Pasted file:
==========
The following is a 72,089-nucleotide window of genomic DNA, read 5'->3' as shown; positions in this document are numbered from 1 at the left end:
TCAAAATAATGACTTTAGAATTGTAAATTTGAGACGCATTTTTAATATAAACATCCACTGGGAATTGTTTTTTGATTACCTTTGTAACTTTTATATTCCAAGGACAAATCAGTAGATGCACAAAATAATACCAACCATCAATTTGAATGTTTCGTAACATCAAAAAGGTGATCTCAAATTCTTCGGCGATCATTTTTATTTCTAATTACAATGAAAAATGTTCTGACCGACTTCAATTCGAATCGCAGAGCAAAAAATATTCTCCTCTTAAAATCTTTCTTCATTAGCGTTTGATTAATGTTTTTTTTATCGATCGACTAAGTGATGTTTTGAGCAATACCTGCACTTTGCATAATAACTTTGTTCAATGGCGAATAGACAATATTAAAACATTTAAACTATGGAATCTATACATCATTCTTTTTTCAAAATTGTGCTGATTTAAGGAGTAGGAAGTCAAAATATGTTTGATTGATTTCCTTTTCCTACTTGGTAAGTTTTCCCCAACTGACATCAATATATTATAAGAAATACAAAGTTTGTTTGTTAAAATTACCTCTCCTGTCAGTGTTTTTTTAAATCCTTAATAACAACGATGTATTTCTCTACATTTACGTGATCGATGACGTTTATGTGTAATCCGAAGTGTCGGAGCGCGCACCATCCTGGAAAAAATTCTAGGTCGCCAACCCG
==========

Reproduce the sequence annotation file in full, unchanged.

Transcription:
The following is a 72,089-nucleotide window of genomic DNA, read 5'->3' as shown; positions in this document are numbered from 1 at the left end:
TCAAAATAATGACTTTAGAATTGTAAATTTGAGACGCATTTTTAATATAAACATCCACTGGGAATTGTTTTTTGATTACCTTTGTAACTTTTATATTCCAAGGACAAATCAGTAGATGCACAAAATAATACCAACCATCAATTTGAATGTTTCGTAACATCAAAAAGGTGATCTCAAATTCTTCGGCGATCATTTTTATTTCTAATTACAATGAAAAATGTTCTGACCGACTTCAATTCGAATCGCAGAGCAAAAAATATTCTCCTCTTAAAATCTTTCTTCATTAGCGTTTGATTAATGTTTTTTTTATCGATCGACTAAGTGATGTTTTGAGCAATACCTGCACTTTGCATAATAACTTTGTTCAATGGCGAATAGACAATATTAAAACATTTAAACTATGGAATCTATACATCATTCTTTTTTCAAAATTGTGCTGATTTAAGGAGTAGGAAGTCAAAATATGTTTGATTGATTTCCTTTTCCTACTTGGTAAGTTTTCCCCAACTGACATCAATATATTATAAGAAATACAAAGTTTGTTTGTTAAAATTACCTCTCCTGTCAGTGTTTTTTTAAATCCTTAATAACAACGATGTATTTCTCTACATTTACGTGATCGATGACGTTTATGTGTAATCCGAAGTGTCGGAGCGCGCACCATCCTGGAAAAAATTCTAGGTCGCCAACCCG